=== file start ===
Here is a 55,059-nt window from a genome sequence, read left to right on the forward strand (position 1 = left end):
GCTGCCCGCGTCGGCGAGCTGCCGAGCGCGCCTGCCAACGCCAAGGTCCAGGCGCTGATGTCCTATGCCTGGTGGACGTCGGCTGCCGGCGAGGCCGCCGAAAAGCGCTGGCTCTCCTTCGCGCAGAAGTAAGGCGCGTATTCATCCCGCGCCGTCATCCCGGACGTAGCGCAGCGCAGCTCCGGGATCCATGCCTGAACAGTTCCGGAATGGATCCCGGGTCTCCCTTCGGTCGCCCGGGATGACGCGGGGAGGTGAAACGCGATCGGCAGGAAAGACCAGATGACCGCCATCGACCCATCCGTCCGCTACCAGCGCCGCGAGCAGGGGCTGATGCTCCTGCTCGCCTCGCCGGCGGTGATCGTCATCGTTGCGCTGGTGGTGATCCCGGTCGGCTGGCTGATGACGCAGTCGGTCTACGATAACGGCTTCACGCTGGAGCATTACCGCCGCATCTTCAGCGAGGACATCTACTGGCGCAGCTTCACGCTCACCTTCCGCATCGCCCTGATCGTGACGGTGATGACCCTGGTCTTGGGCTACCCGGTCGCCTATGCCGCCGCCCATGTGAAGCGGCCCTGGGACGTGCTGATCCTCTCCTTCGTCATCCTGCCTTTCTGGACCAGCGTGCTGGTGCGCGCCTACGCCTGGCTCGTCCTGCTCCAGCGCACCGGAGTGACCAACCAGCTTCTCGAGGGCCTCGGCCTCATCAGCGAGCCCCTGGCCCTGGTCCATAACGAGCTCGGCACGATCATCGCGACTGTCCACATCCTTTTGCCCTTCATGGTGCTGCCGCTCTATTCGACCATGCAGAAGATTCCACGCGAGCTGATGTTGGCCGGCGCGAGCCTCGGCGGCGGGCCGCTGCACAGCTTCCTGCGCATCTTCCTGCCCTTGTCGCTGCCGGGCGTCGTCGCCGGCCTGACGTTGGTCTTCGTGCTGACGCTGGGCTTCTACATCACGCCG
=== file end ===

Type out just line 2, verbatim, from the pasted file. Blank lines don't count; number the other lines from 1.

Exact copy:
GCTGCCCGCGTCGGCGAGCTGCCGAGCGCGCCTGCCAACGCCAAGGTCCAGGCGCTGATGTCCTATGCCTGGTGGACGTCGGCTGCCGGCGAGGCCGCCGAAAAGCGCTGGCTCTCCTTCGCGCAGAAGTAAGGCGCGTATTCATCCCGCGCCGTCATCCCGGACGTAGCGCAGCGCAGCTCCGGGATCCATGCCTGAACAGTTCCGGAATGGATCCCGGGTCTCCCTTCGGTCGCCCGGGATGACGCGGGGAGGTGAAACGCGATCGGCAGGAAAGACCAGATGACCGCCATCGACCCATCCGTCCGCTACCAGCGCCGCGAGCAGGGGCTGATGCTCCTGCTCGCCTCGCCGGCGGTGATCGTCATCGTTGCGCTGGTGGTGATCCCGGTCGGCTGGCTGATGACGCAGTCGGTCTACGATAACGGCTTCACGCTGGAGCATTACCGCCGCATCTTCAGCGAGGACATCTACTGGCGCAGCTTCACGCTCACCTTCCGCATCGCCCTGATCGTGACGGTGATGACCCTGGTCTTGGGCTACCCGGTCGCCTATGCCGCCGCCCATGTGAAGCGGCCCTGGGACGTGCTGATCCTCTCCTTCGTCATCCTGCCTTTCTGGACCAGCGTGCTGGTGCGCGCCTACGCCTGGCTCGTCCTGCTCCAGCGCACCGGAGTGACCAACCAGCTTCTCGAGGGCCTCGGCCTCATCAGCGAGCCCCTGGCCCTGGTCCATAACGAGCTCGGCACGATCATCGCGACTGTCCACATCCTTTTGCCCTTCATGGTGCTGCCGCTCTATTCGACCATGCAGAAGATTCCACGCGAGCTGATGTTGGCCGGCGCGAGCCTCGGCGGCGGGCCGCTGCACAGCTTCCTGCGCATCTTCCTGCCCTTGTCGCTGCCGGGCGTCGTCGCCGGCCTGACGTTGGTCTTCGTGCTGACGCTGGGCTTCTACATCACGCCG